Pear Tree Bottom: Land at a Crossroads


During the 1990s, I spent many weekends with friends at an old house on a hill, overlooking the Runaway Bay coastline on Jamaica’s north coast. One of my routines was a sunset walk at a place called Pear Tree Bottom, which by then had already experienced ‘development’ – the coast road had been moved inland, groynes had been built to trap sand, and Jamaicans living on the beach had been removed. There were five small coves with white sand beaches and the waves broke on a reef offshore. Later, I learned the breaking waves marked a spectacular wall dive; that a scuba diver could simply wade into the shallow water at Pear Tree Bottom, swim out to the reef, and then descend to blue depths along a living coral wall.  There was a fresh water marsh on the other side of the north coast road, an expanse of rippling reeds in flowing water, and then the land climbed to the Runaway Bay hills, where there were ordinary houses and tourist villas and a Great House called Belle Aire, which every Jamaican knew, because a long-running local soap opera, Royal Palm Estate, was filmed there. The Pear Tree River came down from the hills and meandered through the marsh to the sea. Every natural science student at the University of the West Indies (UWI) went to Pear Tree Bottom to learn about mangroves, seagrasses, rocky shores and coral reefs, because they existed together in a very small area, unique on the north coast. Pear Tree Bottom was a living university, containing remnants of what the whole north had once looked like.

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State Capture


The limits of the power elite have been exposed in South Africa. Jacob Zuma and his private sector cronies have finally been brought to book. Perhaps they got away with corruption for so long that they thought they were untouchable. In any case, their spectacular demise has put the term ‘state capture’ on the lips of millions of people around the world.

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A Brief History of the Word ‘Pree’


On the face of it, pree is not a Caribbean word. Pree is a Jamaican word. Press play on any dancehall song and you’ll hear a boastful deejay chatting about which ‘hot gyal ah pree him’ or how ‘im a pree di money’ or how ‘im nuh pree badmind people.’ Eavesdrop on any sidewalk conversation, rum shop debate, or single-sided phone call in Kingston and you are likely to hear the word pree often followed by ‘yuh zimme?’ This is because in Jamaica, to pree is to take a long, deliberate look or a careful, focused listen. When someone says pree, it is not a request; it is a gentle command that the listener take notice of something or someone new, important, significant. Listen to a song: ‘pree dis.’ Look at a prospective lover: ‘pree dat.’ Hear this story: ‘pree wah me a seh.’ And when Jamaicans encounter an amazing new online literary magazine: ‘my dawg, yuh affi pree di ting deh’ (OK, that last one nuh set yet, but it will!)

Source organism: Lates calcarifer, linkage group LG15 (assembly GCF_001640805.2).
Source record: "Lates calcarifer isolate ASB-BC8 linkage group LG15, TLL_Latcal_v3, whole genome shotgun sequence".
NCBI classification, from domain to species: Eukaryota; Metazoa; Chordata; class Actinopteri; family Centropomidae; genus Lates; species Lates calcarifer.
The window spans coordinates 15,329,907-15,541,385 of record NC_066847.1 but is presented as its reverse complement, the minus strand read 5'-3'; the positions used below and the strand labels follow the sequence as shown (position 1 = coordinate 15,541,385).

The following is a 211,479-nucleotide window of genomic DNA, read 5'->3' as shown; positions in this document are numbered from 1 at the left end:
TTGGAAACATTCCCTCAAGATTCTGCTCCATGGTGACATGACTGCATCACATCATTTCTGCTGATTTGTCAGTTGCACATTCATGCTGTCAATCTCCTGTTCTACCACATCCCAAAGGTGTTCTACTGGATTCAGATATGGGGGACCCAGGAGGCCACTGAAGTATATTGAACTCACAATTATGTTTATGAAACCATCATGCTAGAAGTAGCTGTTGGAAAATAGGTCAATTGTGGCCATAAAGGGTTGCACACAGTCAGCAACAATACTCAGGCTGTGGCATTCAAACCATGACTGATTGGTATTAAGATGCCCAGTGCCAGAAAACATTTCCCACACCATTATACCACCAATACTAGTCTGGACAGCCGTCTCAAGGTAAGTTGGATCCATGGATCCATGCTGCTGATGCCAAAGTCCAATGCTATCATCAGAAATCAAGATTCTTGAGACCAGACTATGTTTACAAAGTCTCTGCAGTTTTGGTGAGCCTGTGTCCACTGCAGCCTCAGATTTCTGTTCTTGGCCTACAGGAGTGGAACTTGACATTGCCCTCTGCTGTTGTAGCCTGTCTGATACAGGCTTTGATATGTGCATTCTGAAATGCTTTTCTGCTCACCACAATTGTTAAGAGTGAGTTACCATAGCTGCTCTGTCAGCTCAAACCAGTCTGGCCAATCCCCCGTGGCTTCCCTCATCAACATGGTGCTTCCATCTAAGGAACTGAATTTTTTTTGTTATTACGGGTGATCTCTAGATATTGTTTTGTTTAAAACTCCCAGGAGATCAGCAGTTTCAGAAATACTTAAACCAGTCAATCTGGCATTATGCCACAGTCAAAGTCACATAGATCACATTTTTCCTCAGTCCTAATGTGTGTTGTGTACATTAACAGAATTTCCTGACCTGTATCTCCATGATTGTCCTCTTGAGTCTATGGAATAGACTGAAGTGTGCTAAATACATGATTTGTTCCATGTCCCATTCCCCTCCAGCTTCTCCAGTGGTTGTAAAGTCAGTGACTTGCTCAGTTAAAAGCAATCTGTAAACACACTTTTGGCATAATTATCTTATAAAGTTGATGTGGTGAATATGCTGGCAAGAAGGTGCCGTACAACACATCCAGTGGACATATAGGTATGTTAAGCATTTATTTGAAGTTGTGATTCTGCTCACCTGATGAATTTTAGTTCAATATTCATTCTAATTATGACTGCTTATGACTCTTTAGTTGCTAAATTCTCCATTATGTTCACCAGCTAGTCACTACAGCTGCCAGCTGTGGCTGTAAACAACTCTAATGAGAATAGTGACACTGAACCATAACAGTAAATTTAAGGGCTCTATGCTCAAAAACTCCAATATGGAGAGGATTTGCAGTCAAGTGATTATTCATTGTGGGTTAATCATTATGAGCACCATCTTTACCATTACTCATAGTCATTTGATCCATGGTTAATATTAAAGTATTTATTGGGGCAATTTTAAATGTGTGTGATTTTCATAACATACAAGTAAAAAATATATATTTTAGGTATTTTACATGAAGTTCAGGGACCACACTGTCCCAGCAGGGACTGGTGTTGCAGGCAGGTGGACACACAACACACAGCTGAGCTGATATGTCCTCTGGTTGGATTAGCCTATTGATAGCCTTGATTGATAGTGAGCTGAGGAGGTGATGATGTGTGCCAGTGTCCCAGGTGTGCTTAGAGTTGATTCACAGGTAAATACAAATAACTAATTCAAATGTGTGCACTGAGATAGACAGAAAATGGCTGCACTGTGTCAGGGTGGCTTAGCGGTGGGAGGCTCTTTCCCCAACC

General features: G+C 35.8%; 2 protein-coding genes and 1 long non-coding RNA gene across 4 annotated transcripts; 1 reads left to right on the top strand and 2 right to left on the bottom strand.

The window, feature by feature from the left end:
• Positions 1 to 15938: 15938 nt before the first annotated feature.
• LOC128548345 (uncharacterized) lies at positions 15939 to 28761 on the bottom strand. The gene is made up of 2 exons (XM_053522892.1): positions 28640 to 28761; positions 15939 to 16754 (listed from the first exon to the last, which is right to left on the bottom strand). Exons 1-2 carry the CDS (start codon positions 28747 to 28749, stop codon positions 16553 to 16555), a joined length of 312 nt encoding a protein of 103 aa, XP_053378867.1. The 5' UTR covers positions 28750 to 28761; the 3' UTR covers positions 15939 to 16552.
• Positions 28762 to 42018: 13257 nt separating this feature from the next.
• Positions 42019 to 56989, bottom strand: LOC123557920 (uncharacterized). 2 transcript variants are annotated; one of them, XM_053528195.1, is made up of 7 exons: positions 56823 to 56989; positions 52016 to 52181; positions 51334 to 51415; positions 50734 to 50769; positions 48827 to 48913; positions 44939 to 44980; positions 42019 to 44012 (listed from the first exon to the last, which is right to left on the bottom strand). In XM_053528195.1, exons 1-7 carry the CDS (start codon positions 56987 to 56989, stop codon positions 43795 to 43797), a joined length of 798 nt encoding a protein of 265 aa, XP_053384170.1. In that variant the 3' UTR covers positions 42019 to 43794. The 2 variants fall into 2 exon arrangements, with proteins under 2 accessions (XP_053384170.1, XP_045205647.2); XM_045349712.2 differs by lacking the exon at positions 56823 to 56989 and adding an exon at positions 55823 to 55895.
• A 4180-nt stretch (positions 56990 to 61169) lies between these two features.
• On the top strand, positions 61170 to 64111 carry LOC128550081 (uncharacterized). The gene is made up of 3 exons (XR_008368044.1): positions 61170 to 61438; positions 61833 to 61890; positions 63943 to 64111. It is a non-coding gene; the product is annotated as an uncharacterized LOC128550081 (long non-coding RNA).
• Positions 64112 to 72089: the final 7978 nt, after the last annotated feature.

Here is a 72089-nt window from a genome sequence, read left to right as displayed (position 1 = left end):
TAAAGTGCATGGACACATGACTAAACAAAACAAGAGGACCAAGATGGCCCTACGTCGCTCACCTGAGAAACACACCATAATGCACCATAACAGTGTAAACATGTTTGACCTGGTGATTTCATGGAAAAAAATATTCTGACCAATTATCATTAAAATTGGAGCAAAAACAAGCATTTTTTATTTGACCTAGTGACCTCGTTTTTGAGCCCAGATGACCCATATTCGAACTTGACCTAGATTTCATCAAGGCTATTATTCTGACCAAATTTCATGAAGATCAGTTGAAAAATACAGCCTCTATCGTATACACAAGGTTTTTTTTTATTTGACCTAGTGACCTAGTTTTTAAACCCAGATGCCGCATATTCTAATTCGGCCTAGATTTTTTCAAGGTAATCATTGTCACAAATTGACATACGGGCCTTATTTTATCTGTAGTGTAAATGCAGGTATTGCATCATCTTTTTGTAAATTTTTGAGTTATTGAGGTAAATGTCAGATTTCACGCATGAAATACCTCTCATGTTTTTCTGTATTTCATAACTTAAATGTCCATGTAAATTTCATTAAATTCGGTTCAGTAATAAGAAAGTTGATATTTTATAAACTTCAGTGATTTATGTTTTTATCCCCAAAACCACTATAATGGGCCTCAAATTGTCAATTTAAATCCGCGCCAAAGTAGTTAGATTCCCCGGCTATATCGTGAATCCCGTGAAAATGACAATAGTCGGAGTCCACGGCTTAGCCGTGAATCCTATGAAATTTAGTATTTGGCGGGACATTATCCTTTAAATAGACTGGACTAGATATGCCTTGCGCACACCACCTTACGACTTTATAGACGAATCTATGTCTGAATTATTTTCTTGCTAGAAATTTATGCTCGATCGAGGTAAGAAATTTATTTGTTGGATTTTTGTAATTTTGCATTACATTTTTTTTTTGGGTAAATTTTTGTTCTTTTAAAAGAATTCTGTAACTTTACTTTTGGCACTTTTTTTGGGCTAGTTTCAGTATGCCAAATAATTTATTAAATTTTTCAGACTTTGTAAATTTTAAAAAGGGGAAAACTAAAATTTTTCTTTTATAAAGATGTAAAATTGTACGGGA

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Reggae’s Voice: The Accent of Difference


In February 2018 the new Netflix-BBC TV series Collateral debuted, its tense opening scenes unfolding to the throbbing beat of dancehall. No gyal can tell me ’bout my mudda, raps Stefflon Don in impeccable Patwa. She’s a grime artiste, ‘grime’ being the unequivocal outside child of dancehall in the UK.[1]

The following month, The New Yorker ran an online article on dancehall’s global avatars, ‘HoodCelebrityy and Dancehall’s New, Global Faces’, and later that month Jamaicans were transfixed by viral images of Beyoncé and Jay-Z riding a yeng yeng, or motorbike, through Trenchtown.[2] The couple were reportedly shooting a music video in Kingston. At this moment – when Jamaican music has established its global reach – it’s hard to imagine a time when Jamaican singers were obliged to sound anything but Jamaican.

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